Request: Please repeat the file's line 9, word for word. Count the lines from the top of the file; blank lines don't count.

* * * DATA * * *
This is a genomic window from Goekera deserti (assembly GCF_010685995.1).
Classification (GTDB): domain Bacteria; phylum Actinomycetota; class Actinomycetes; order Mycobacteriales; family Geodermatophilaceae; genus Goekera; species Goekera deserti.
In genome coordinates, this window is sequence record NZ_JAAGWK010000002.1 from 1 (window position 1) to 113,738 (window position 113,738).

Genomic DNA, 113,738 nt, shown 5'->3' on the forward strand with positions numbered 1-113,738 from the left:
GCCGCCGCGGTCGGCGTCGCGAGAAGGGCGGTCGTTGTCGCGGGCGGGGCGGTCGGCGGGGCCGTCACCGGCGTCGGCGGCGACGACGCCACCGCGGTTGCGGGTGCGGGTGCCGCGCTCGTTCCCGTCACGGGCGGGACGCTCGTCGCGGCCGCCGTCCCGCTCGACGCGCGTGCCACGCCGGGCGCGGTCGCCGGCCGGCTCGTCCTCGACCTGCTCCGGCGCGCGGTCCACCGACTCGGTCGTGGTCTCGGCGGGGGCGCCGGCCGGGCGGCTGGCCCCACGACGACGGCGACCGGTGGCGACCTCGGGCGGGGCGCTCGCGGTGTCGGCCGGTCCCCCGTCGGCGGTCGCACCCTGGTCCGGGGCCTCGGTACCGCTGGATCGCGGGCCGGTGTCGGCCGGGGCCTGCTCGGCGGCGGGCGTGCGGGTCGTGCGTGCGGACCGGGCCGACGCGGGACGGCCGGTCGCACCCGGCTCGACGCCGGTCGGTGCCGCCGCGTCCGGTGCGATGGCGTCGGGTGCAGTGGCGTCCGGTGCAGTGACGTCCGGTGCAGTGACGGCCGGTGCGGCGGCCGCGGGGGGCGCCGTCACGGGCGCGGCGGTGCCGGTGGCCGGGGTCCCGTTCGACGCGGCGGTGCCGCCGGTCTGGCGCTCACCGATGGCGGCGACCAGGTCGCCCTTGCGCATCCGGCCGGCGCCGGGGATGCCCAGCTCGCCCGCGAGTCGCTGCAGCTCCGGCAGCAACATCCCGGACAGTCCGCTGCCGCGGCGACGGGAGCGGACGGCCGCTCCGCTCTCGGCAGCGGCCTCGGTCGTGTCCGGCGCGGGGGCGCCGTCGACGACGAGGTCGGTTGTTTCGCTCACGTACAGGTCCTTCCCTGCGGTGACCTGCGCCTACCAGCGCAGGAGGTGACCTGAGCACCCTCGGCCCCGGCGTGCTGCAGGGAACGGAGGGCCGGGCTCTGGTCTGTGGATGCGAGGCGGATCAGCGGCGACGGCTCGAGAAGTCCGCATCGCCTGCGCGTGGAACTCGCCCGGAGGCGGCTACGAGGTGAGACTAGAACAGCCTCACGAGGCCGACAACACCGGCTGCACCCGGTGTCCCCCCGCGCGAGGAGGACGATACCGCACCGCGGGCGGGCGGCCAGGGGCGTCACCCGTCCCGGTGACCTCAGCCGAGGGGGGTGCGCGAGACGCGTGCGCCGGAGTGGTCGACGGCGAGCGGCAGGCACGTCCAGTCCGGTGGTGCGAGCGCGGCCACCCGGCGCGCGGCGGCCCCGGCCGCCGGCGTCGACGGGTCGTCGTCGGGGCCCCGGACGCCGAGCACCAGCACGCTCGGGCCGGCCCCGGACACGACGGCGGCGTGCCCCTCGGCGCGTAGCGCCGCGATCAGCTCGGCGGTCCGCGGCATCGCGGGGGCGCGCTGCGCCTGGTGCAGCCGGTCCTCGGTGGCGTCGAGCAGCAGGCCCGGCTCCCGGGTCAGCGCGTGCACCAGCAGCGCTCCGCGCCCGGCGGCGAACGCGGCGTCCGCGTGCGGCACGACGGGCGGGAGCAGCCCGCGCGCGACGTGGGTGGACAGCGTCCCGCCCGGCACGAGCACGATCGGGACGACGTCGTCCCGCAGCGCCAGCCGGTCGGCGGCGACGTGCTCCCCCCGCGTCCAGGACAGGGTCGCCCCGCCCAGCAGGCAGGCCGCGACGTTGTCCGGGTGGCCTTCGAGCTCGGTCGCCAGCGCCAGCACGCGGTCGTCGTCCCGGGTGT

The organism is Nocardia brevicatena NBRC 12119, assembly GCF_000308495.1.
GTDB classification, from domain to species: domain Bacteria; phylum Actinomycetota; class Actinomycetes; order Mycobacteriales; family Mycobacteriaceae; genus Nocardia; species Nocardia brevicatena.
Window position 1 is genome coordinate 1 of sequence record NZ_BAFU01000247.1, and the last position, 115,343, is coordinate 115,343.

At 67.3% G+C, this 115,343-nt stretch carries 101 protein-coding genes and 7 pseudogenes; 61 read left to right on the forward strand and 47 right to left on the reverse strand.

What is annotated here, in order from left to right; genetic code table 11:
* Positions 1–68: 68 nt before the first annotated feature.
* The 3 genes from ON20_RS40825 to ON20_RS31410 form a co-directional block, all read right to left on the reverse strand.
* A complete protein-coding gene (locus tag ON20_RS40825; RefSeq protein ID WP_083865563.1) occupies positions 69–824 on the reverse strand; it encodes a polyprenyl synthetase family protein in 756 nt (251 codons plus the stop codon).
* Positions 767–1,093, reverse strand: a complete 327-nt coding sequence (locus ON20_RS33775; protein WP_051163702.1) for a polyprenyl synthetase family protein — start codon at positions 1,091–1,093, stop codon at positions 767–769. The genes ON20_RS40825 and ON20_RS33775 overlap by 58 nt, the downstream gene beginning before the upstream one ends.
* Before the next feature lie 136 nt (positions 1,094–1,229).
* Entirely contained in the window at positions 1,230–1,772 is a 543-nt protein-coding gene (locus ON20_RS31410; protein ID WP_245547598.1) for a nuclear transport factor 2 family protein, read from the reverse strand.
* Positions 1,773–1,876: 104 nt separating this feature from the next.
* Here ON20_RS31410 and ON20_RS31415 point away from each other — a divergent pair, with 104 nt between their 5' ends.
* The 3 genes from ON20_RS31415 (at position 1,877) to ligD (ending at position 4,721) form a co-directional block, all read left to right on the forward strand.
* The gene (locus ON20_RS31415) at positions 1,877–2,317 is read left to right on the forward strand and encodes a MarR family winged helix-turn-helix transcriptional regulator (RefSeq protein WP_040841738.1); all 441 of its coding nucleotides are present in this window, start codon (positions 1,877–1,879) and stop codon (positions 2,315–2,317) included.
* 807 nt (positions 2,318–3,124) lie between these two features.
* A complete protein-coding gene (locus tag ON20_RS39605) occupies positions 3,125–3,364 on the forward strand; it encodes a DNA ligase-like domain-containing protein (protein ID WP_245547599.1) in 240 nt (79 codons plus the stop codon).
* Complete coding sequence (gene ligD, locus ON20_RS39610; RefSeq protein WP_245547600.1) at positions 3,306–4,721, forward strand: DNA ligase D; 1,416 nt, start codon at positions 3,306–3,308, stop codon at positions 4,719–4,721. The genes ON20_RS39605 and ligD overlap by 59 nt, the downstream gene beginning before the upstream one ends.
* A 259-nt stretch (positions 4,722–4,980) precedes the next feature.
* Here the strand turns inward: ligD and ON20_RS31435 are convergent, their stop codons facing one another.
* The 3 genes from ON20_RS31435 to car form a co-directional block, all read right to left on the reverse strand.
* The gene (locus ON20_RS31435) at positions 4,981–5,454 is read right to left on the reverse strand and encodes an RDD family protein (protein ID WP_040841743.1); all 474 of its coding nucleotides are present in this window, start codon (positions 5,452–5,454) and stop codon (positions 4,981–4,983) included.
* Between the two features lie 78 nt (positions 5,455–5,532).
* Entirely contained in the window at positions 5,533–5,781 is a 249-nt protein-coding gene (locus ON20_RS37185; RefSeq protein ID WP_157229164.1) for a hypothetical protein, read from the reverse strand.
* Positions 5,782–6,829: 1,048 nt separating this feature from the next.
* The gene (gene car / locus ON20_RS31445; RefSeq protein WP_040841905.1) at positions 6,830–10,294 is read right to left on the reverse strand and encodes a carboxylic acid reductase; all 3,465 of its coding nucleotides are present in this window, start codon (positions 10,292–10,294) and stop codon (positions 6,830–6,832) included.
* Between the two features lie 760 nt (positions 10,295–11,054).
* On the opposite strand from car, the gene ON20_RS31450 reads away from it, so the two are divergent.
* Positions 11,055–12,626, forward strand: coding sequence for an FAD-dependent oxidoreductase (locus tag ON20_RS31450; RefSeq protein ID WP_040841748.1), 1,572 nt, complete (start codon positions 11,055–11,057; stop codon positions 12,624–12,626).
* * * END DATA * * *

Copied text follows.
At 67.3% G+C, this 115,343-nt stretch carries 101 protein-coding genes and 7 pseudogenes; 61 read left to right on the forward strand and 47 right to left on the reverse strand.